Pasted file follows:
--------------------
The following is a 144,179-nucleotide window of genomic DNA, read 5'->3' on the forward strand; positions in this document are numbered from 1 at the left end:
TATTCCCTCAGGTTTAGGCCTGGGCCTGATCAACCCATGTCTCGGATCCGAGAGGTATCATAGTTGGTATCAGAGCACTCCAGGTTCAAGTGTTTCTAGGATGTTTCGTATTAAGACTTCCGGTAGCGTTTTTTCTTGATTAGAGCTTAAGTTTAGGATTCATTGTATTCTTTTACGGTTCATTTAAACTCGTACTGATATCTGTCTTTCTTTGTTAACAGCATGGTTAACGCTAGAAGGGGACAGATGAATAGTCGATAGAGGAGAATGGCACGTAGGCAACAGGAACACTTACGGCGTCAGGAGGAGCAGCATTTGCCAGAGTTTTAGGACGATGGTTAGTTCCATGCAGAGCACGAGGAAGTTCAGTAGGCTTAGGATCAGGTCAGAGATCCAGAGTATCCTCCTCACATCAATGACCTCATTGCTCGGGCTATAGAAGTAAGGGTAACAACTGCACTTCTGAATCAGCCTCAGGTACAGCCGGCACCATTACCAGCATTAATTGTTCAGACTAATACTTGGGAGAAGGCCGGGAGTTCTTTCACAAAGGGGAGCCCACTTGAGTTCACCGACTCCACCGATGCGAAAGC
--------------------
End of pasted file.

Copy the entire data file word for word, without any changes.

The following is a 144,179-nucleotide window of genomic DNA, read 5'->3' on the forward strand; positions in this document are numbered from 1 at the left end:
TATTCCCTCAGGTTTAGGCCTGGGCCTGATCAACCCATGTCTCGGATCCGAGAGGTATCATAGTTGGTATCAGAGCACTCCAGGTTCAAGTGTTTCTAGGATGTTTCGTATTAAGACTTCCGGTAGCGTTTTTTCTTGATTAGAGCTTAAGTTTAGGATTCATTGTATTCTTTTACGGTTCATTTAAACTCGTACTGATATCTGTCTTTCTTTGTTAACAGCATGGTTAACGCTAGAAGGGGACAGATGAATAGTCGATAGAGGAGAATGGCACGTAGGCAACAGGAACACTTACGGCGTCAGGAGGAGCAGCATTTGCCAGAGTTTTAGGACGATGGTTAGTTCCATGCAGAGCACGAGGAAGTTCAGTAGGCTTAGGATCAGGTCAGAGATCCAGAGTATCCTCCTCACATCAATGACCTCATTGCTCGGGCTATAGAAGTAAGGGTAACAACTGCACTTCTGAATCAGCCTCAGGTACAGCCGGCACCATTACCAGCATTAATTGTTCAGACTAATACTTGGGAGAAGGCCGGGAGTTCTTTCACAAAGGGGAGCCCACTTGAGTTCACCGACTCCACCGATGCGAAAGC